Data Classification

Data Classification is about categorizing data into buckets to make it easier to retrieve, restrict access to, and protect. Data classification is important for businesses protect data according to its criticality or sensitivity. For example, companies need to protect HIPAA data differently that marketing campaigns.  Consequently, they should be placed into separate protective containers (folder, network segments, or applications) rather than co-mingled with company’s main file server user directories. By labeling and protecting information according to its categorizations, it helps employees access materials faster and helps ensure only authorized users may access protected data.  These categories should be used in concert with principle of Least Privilege to further protect your data.

Source: Varonis, TechTarget, Netwrix

Additional Reading: Google Releases SimCLR AI Framework That Can Classify Images With Limited Labeled Data

Related Terms: ConfidentialityLeast Privilege, Sensitive Information

What does this mean for an SMB?

SMBs should have a policy on information handling which includes data classifications that it uses to protect sensitive and critical data.  This has the advantage of reducing the risk of accidental insider threats. These accidents happen when sensitive data is being mixed in with public data. For example, sensitive Personal Identifiable Information (PII), should not be in the same folders as marketing or financial materials. By following the principle of least privilege you can save yourself a big headache by reducing the likelihood that an employee accidentally shares sensitive information.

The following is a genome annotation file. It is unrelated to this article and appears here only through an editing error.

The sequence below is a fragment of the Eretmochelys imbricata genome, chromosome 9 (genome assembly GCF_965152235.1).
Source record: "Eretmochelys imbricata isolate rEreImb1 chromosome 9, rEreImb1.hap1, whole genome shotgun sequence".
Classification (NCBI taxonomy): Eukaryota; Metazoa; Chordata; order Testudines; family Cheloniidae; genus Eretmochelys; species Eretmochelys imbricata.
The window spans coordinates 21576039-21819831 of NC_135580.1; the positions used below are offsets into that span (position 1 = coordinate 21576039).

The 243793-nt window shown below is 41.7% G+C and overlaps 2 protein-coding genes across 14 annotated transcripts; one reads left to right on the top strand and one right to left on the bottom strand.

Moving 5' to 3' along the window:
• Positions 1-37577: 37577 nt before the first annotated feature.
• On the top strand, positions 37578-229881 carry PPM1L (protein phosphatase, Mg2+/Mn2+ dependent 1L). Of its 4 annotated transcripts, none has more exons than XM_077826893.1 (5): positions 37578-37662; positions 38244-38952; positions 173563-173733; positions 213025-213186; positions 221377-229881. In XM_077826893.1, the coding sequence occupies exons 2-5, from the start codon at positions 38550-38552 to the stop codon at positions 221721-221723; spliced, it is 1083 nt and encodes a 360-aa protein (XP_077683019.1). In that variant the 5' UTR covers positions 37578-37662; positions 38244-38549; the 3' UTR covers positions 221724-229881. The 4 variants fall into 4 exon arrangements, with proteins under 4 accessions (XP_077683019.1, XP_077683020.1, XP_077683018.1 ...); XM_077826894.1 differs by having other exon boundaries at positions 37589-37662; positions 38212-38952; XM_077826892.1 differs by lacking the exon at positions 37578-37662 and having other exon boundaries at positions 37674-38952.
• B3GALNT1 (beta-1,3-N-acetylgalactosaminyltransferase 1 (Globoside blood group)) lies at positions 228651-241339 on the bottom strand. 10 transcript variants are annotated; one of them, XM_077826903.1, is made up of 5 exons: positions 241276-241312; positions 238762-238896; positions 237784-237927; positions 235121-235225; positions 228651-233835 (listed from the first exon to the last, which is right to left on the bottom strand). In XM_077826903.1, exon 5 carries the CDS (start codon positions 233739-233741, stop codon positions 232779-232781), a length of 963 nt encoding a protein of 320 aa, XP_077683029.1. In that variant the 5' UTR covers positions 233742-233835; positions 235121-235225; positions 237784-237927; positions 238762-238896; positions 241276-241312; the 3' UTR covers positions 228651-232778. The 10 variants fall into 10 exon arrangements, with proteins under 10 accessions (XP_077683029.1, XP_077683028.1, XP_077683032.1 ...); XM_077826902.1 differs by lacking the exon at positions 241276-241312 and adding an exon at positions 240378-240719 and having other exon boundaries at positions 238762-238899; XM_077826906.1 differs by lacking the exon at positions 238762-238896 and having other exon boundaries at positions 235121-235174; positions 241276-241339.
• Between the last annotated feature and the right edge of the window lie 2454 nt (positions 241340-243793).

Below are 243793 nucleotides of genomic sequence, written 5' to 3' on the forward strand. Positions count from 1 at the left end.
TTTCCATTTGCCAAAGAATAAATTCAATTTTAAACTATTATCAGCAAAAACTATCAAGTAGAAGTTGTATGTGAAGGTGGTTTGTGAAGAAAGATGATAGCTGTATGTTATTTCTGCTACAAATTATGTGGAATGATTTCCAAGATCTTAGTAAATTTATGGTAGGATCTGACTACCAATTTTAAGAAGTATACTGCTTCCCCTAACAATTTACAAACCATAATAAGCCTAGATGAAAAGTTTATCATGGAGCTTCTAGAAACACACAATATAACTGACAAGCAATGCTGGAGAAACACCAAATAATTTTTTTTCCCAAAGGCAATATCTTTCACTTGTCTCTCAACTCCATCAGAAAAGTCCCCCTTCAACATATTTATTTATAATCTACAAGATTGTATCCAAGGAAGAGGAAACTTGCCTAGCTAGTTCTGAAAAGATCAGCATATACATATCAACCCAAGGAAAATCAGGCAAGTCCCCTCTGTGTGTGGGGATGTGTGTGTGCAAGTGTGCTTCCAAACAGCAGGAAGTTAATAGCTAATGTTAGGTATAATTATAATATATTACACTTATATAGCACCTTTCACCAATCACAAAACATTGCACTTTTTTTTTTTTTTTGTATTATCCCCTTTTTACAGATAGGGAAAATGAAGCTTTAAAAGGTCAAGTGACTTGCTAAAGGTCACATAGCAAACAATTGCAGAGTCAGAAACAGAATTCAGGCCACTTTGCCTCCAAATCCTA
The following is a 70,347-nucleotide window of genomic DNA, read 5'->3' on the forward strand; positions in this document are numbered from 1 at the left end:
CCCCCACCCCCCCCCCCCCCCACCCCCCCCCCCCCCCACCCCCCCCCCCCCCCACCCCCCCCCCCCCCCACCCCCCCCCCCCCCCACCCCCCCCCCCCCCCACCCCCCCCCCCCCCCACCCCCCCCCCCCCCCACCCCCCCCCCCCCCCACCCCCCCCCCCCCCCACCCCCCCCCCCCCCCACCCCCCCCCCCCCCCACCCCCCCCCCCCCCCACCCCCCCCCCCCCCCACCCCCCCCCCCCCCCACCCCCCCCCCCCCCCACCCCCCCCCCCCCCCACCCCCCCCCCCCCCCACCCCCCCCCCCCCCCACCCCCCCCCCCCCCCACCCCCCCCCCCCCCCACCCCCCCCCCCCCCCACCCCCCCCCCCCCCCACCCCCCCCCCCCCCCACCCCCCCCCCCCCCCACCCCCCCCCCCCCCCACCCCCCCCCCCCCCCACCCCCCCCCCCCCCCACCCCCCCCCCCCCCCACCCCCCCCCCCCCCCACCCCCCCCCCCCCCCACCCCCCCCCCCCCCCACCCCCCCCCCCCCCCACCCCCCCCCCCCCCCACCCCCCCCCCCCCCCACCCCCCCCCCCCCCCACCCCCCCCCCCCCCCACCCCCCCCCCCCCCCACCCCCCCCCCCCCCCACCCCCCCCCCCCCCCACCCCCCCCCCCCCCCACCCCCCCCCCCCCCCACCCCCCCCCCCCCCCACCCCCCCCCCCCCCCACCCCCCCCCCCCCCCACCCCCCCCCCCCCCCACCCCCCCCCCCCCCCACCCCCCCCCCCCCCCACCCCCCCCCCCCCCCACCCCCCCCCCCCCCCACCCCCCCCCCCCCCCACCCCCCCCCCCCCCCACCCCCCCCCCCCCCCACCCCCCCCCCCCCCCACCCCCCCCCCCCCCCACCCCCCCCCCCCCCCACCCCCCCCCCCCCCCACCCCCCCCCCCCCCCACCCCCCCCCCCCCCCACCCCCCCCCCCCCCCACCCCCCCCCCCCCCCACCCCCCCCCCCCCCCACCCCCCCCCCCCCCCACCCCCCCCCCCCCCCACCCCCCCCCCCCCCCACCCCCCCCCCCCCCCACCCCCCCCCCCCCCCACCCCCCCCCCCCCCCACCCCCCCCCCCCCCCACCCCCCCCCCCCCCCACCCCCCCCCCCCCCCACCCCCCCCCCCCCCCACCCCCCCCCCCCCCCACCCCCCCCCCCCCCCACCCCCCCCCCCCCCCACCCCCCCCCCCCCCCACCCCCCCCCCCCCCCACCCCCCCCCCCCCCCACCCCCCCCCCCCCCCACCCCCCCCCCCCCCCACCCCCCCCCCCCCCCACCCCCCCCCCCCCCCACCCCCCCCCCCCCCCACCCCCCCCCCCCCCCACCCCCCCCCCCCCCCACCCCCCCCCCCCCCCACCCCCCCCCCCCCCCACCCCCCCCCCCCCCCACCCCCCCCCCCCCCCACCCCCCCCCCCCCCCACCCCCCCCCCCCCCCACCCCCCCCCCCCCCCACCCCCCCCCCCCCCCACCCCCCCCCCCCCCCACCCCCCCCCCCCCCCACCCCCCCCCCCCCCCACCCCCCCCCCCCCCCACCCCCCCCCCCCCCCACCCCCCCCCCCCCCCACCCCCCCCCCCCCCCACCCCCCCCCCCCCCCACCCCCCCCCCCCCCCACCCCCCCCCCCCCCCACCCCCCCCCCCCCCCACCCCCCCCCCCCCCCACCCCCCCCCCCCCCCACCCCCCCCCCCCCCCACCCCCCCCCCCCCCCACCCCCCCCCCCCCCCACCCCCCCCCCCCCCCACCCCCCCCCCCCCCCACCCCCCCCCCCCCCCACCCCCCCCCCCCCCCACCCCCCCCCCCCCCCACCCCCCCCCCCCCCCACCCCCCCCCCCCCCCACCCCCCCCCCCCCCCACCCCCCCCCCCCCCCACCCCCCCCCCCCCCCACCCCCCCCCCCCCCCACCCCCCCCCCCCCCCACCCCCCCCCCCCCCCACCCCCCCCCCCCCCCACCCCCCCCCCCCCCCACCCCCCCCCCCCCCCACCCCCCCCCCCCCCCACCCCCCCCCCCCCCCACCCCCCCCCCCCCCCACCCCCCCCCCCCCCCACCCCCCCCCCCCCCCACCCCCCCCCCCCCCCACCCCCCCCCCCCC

There are a handful of reasons why you should classify your data, so we broke it down for you: 
  1. Identify critical and sensitive categories of information at your business (consider intellectual property, trade secrets, and regulated data – HIPAA, PCI etc).
  2. Secure and lock down critical and sensitive data as prescribed in the Information Handling Policy.
  3. Track and protect regulated data to comply with regulations like HIPAA, PCI, or GDPR.
  4. Optimize search capabilities with data indexing.
  5. Discover statistically significant patterns or trends inside data.
  6. Optimize storage by identifying duplicate or stale data.

To learn more about Data Classification, watch this short 2 minute video:

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